Demographics by age show that 8.5% of the children under the age of 6 years are not insured. 9.1% of children between 6-11 years are not insured and 10.6% of the children between 12 to 17 years are not insured for health. Analysis by race shows that 6.8% of the Whites, not Hispanics, 10.2% of the Blacks, 9.1% of the Asians and 15.1% of the Hispanics (any race) are uninsured respectively. Analysis by nativity points out that 8.8% of the native-born, 12.5% of the naturalized citizen, and 29.2% of the Non-citizens are not insured respectively (DeNavas-Walt, Proctor, and Smith 27).
Most of these findings coincide with the knowledge I found through personal inquiry and personal understanding while others do not coincide with it. There are more children in poverty who are not insured in America. 13.8% is very low. This percentage may be approximately 30% while those of all children may be approximately 15%. The analysis based on the household income is very true. The more a family earns, the more it is likely to insure its members in the health program. The analysis by age is also true. The more a child grows, parents are more likely to insure her or him. Insurance by race is also on spot. Hispanics (any race) are skeptical of health insurance programs in America. Whites tend to insure more than other races. Asians and blacks follow respectively. Findings based on citizenships are also true. Non-citizens fear insuring themselves. They are also skeptical of the country’s health program that mostly favors the natives. Most native-born Americans insure themselves in the health program. Naturalized citizens are also more likely to insure themselves more than the non-citizens.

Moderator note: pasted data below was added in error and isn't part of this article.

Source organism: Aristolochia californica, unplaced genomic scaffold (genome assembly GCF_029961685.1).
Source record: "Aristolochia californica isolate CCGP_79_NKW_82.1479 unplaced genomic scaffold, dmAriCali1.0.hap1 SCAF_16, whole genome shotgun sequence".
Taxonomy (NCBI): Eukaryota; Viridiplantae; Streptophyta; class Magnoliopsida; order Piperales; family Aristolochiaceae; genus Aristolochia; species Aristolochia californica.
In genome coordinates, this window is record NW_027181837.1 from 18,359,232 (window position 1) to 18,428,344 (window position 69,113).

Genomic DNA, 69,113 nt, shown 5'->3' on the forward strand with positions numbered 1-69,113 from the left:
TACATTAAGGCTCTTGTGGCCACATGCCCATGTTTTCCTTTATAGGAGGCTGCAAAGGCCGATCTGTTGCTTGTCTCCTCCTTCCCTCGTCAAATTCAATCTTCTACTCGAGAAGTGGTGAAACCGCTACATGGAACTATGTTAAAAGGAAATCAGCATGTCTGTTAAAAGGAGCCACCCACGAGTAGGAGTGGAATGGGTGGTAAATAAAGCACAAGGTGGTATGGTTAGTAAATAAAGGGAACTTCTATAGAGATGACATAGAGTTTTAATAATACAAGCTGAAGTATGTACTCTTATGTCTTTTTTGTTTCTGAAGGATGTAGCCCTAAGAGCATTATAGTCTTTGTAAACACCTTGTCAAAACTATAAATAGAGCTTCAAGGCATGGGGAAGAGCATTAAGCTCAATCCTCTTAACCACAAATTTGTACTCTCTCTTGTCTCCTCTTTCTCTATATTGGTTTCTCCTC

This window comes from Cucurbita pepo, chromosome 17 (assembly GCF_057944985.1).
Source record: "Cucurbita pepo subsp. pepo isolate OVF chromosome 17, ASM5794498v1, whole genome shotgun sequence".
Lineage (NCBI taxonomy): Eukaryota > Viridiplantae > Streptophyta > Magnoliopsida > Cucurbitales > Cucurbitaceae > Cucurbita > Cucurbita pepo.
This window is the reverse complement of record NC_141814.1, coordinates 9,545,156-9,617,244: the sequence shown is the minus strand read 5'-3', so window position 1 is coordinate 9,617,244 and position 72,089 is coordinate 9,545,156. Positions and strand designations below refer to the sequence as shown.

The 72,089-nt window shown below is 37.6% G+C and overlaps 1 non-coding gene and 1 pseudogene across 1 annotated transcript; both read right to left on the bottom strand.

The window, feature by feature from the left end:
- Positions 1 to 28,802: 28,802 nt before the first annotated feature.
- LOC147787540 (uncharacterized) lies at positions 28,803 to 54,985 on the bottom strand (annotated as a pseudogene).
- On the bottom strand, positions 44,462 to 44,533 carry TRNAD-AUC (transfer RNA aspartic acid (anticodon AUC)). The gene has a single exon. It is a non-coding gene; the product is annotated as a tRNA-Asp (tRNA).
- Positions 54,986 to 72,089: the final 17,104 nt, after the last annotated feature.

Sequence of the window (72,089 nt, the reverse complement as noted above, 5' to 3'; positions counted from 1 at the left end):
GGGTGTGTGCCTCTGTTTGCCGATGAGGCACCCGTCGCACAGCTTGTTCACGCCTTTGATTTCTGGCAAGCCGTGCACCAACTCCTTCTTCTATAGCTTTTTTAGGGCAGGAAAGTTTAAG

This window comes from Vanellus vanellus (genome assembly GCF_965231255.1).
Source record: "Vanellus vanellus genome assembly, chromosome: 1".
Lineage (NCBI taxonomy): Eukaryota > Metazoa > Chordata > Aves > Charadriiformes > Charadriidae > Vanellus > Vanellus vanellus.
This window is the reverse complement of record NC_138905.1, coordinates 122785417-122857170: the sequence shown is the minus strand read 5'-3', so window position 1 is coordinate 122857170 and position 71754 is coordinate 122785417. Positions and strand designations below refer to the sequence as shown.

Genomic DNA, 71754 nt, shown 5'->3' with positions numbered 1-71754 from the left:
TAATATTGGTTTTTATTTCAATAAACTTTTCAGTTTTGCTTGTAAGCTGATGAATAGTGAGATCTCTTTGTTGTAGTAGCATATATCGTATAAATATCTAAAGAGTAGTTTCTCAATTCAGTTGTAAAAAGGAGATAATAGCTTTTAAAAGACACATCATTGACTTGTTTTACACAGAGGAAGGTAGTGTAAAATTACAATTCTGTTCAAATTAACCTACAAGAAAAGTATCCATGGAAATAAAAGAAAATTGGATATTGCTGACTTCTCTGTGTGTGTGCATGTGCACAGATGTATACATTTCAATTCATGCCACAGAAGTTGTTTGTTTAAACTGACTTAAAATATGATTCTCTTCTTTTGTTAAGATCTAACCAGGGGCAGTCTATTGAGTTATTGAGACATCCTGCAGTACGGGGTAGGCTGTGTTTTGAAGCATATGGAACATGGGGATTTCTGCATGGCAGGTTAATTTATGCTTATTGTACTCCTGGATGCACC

In conclusion, most of the findings in the Census Report Online are true with an exception based on poverty levels. Many people in America are poor. They can not insure